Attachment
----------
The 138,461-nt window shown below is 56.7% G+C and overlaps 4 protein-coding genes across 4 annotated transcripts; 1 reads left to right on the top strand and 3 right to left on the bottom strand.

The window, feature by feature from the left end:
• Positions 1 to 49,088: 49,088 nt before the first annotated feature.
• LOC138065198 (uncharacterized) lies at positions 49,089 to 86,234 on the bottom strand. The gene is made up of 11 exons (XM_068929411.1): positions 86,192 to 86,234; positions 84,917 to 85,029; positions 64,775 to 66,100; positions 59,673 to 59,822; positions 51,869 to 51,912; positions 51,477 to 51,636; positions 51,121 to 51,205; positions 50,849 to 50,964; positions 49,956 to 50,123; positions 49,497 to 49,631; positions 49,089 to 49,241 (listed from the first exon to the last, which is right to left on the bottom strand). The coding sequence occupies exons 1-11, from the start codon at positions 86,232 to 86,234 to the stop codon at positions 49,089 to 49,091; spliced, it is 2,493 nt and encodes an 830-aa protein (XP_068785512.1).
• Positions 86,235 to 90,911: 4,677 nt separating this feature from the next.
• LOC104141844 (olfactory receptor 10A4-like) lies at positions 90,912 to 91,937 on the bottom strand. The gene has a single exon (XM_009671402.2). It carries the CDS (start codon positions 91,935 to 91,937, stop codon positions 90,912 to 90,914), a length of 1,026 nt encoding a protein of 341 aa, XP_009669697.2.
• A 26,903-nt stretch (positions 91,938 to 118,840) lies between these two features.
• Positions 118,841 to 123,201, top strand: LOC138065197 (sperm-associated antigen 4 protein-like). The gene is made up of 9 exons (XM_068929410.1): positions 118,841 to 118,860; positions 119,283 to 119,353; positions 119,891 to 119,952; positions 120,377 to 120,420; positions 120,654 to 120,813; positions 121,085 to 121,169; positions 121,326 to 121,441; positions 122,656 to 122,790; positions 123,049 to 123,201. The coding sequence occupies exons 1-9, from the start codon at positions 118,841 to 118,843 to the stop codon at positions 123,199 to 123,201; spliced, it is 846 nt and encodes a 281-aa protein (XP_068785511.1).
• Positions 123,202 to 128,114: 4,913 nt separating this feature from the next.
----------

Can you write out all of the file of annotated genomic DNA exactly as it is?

The 138,461-nt window shown below is 56.7% G+C and overlaps 4 protein-coding genes across 4 annotated transcripts; 1 reads left to right on the top strand and 3 right to left on the bottom strand.

The window, feature by feature from the left end:
• Positions 1 to 49,088: 49,088 nt before the first annotated feature.
• LOC138065198 (uncharacterized) lies at positions 49,089 to 86,234 on the bottom strand. The gene is made up of 11 exons (XM_068929411.1): positions 86,192 to 86,234; positions 84,917 to 85,029; positions 64,775 to 66,100; positions 59,673 to 59,822; positions 51,869 to 51,912; positions 51,477 to 51,636; positions 51,121 to 51,205; positions 50,849 to 50,964; positions 49,956 to 50,123; positions 49,497 to 49,631; positions 49,089 to 49,241 (listed from the first exon to the last, which is right to left on the bottom strand). The coding sequence occupies exons 1-11, from the start codon at positions 86,232 to 86,234 to the stop codon at positions 49,089 to 49,091; spliced, it is 2,493 nt and encodes an 830-aa protein (XP_068785512.1).
• Positions 86,235 to 90,911: 4,677 nt separating this feature from the next.
• LOC104141844 (olfactory receptor 10A4-like) lies at positions 90,912 to 91,937 on the bottom strand. The gene has a single exon (XM_009671402.2). It carries the CDS (start codon positions 91,935 to 91,937, stop codon positions 90,912 to 90,914), a length of 1,026 nt encoding a protein of 341 aa, XP_009669697.2.
• A 26,903-nt stretch (positions 91,938 to 118,840) lies between these two features.
• Positions 118,841 to 123,201, top strand: LOC138065197 (sperm-associated antigen 4 protein-like). The gene is made up of 9 exons (XM_068929410.1): positions 118,841 to 118,860; positions 119,283 to 119,353; positions 119,891 to 119,952; positions 120,377 to 120,420; positions 120,654 to 120,813; positions 121,085 to 121,169; positions 121,326 to 121,441; positions 122,656 to 122,790; positions 123,049 to 123,201. The coding sequence occupies exons 1-9, from the start codon at positions 118,841 to 118,843 to the stop codon at positions 123,199 to 123,201; spliced, it is 846 nt and encodes a 281-aa protein (XP_068785511.1).
• Positions 123,202 to 128,114: 4,913 nt separating this feature from the next.